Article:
Marine Science and Ecosystems Archives - Oceana

Kelp Forest

Kelp thrives in cold, nutrient-rich waters. Because kelp attaches to the seafloor and eventually grows to the water’s surface and relies on sunlight to generate food and energy, kelp forests are always coastal and require shallow, relatively clear water. Generally speaking, kelps live further from the tropics than coral reefs, mangrove forests, and warm-water seagrass beds, so … Read more

Ice Edge

In order to understand sea ice ecosystems, it is important to understand the ice itself. Not all sea ice is the same. Scientists classify this ice based on its ability to drift and its age. Ice that is attached to the shore or to the seafloor is called ‘fast ice’ because it is ‘fastened.’ Ice that is adrift is … Read more


As a result of these steep sides, fjords can reach extreme depths only a few meters from shore; the deepest fjords are up to 6300 feet (nearly 2000 m) deep. The long, narrow nature of fjords means that they may extend far inland from the coast; the longest fjords extend hundreds of kilometers inland. Most fjords … Read more

Deep Hydrothermal Vent

Deep hydrothermal vents are located in areas with high tectonic activity, including the edges of tectonic plates, undersea mountain ranges and seamounts, and mid-ocean ridges. The water escaping from deep hydrothermal vents may be clear-ish and have low concentrations of minerals or it may be white or black and be characterized by high concentrations of minerals. These … Read more

Coral Reef

Coral reefs are made of the calcium carbonate skeletons of corals – small immobile animals closely related to jellyfish. Though individual corals can be quite small, they live with millions of other individuals, and over the course of hundreds of thousands of years, they build reefs that are absolutely enormous. The largest coral reef in the world, … Read more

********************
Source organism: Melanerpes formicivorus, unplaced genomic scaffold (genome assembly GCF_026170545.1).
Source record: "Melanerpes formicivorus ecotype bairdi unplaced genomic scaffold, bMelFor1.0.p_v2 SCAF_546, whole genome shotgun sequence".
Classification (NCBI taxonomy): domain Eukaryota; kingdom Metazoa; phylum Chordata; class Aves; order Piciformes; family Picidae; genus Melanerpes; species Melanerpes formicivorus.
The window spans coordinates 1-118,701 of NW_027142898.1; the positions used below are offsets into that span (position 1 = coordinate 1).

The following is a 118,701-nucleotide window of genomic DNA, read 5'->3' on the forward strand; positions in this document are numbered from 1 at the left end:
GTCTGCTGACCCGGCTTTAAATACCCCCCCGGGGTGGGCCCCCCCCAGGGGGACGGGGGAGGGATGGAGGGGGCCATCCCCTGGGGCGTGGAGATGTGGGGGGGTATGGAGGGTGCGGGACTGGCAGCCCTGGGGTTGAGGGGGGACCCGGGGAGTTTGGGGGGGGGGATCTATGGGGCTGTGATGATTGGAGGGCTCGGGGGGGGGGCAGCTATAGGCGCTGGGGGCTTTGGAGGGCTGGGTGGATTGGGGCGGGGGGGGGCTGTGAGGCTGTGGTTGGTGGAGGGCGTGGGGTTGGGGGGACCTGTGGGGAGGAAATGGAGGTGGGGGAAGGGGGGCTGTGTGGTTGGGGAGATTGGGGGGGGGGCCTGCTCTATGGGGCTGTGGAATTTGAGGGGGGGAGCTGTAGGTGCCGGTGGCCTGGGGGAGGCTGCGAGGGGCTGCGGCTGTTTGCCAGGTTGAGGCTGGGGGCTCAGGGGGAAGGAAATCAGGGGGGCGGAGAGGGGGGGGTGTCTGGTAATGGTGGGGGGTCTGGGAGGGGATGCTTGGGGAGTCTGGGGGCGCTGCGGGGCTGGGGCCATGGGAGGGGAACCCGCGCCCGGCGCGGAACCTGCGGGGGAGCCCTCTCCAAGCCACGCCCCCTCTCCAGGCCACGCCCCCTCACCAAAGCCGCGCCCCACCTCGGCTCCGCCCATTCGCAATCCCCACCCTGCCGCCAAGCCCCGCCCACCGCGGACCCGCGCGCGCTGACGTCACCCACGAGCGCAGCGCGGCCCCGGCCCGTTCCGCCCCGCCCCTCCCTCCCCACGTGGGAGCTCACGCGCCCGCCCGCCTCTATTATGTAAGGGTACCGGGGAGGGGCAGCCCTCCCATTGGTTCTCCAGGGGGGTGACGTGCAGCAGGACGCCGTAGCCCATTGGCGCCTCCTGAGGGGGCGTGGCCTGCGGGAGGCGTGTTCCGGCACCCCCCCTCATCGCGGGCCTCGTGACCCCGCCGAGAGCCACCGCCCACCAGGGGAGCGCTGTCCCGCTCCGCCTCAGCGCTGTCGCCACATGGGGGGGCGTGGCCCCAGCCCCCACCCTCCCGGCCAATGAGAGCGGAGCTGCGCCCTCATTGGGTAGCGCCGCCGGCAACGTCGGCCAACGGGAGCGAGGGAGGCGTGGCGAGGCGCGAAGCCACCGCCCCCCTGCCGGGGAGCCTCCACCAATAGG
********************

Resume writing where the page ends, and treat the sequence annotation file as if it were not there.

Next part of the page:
Beaches occur in areas where fairly strong wave action deposits sand, and a lack of strong currents prevents it from being carried away. Sand can either be geological or biological in origin. Geological sand is a result of the weathering of rocks. Biological sand comes from the breakdown of coral skeletons, shells, and other hard body parts from … Read more

Seagrass Bed

Several different species of plants, representing at least four distinct families, are collectively known as the seagrasses, so the term does not accurately describe an individual group of plants. The diversity of species involved in forming seagrass beds leads to the wide geographic distribution of this ecosystem; seagrass beds can be found from the tropics nearly … Read more

Rocky Shore

The rocky shore is one of the best-studied marine ecosystems, and many of the earliest discoveries about marine ecology were made by scientists who study the complex marine communities that live in this system. Early on, some of these researchers discovered vertical zonation in rocky shore communities. Species closer to the high tide mark are often the … Read more

Open Ocean

Many open ocean organisms live out their existence without ever coming into contact with the shore, the seafloor, or the water’s surface. They spend their entire lives surrounded by water on all sides and do not know that anything else even exists. In the case of the deep open ocean, organisms never even see sunlight. … Read more

Mangrove Forest

This structure creates an intricate network of habitat for numerous amphibious and marine animals. Mangroves are some of the only coastal plants that can live in saltwater, and when conditions are favorable, they cover the coastline in dense patches known as mangrove forests or swamps. As the primary species involved in forming mangrove forests prefer very warm, … Read more